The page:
Amazon has begun to flesh out its plan for Latin-America’s largest market, announcing on Wednesday it will begin to sell fashion and sportswear through its Brazilian website.
One of the few western e-commerce companies capable of navigating Brazilian logistics, Amazon has been moving to enter into the marketplace for some time. Last October, the e-tailer said it would start selling electronics in Brazil, adding weight to a retail strategy that, then, consisted primarily of book sales.
Now it appears the internet retail giant is prepping a full-on Brazilian invasion, Reuters reported.
Amazon shoppers from Brazil will have access to as much as 300,000 products, including Brazilian mainstays like Havaianas flip-flops and espadrilles to Levi’s jeans. Local high-end Brazilian fashion designers, like Reinaldo Lourenco, will also have products available on the platform.
Although the Brazilian economy can only be described as “volatile” in the current climate, there have been recent signs of growth. This, and the fact that Brazil is the world’s eighth largest economy (with just 5 percent of retail going to e-commerce) has Amazon chomping at the bit to become a leader in online retail throughout the region.
After reports surfaced that Amazon was looking to buy a warehouse near São Paulo earlier this year, many familiar with the company assumed this would lead to a larger push for e-commerce in Brazil. Amazon currently has 106 positions posted on its jobs site for São Paulo, including brand specialists and category leaders for retail.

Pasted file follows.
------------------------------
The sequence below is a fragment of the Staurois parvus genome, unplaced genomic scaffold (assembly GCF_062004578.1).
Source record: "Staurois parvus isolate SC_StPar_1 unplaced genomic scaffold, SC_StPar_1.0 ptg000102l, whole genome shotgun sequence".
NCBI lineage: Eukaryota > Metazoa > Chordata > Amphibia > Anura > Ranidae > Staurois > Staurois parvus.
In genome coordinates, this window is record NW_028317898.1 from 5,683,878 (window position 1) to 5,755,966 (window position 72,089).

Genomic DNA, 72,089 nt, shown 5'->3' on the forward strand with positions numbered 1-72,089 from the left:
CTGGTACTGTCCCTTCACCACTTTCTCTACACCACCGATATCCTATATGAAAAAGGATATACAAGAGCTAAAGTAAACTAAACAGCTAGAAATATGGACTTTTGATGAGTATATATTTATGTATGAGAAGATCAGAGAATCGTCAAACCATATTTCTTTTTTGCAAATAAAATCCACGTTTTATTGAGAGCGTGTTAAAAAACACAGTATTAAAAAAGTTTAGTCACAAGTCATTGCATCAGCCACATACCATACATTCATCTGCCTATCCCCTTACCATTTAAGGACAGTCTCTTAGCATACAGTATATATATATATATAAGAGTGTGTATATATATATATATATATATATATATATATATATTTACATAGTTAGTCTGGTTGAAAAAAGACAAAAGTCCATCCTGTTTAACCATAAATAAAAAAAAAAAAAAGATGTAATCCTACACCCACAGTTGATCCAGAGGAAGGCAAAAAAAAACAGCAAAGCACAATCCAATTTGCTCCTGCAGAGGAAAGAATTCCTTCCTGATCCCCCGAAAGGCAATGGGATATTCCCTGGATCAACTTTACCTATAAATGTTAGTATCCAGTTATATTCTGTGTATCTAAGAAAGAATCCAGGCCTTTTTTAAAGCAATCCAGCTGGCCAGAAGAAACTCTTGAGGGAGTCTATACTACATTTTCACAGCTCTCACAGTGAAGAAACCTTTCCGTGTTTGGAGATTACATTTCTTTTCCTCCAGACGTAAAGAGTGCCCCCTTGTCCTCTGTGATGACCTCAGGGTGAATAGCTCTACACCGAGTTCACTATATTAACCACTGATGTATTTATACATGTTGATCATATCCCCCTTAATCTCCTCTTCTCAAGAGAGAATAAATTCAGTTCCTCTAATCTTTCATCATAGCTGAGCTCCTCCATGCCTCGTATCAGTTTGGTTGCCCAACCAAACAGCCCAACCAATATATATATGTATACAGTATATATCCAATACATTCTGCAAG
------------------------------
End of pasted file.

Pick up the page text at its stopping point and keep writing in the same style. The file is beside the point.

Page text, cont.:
Most of the over 300,000 new products Amazon is expected to add to its Brazilian site will come from third-party vendors that will be required to deliver their own packages without assistance from Amazon.
But the e-commerce giant will have some work to do on its appeal in the region.
Roughly 20 percent of Brazilian Amazon reviews are currently negative, with the majority of those complaints centered around late delivery, Reuters reported citing data from e-commerce analytics firm Marketplace Pulse. Compare that to the 4 percent negative review rate in the United States—which has comprehensive fulfillment options—and a picture begins to form of the challenges the company might face.
Amazon’s primary challengers in the region don’t face the same difficulties. Brazilian retail leaders like Mercado Libre and Magazine Luiza offer fulfillment through their own warehouses, though Amazon is looking to even the playing field. When the announcement came out that it was looking for space to build its warehouse, competitor’s stocks dropped an average of 3 percent by the end of the day.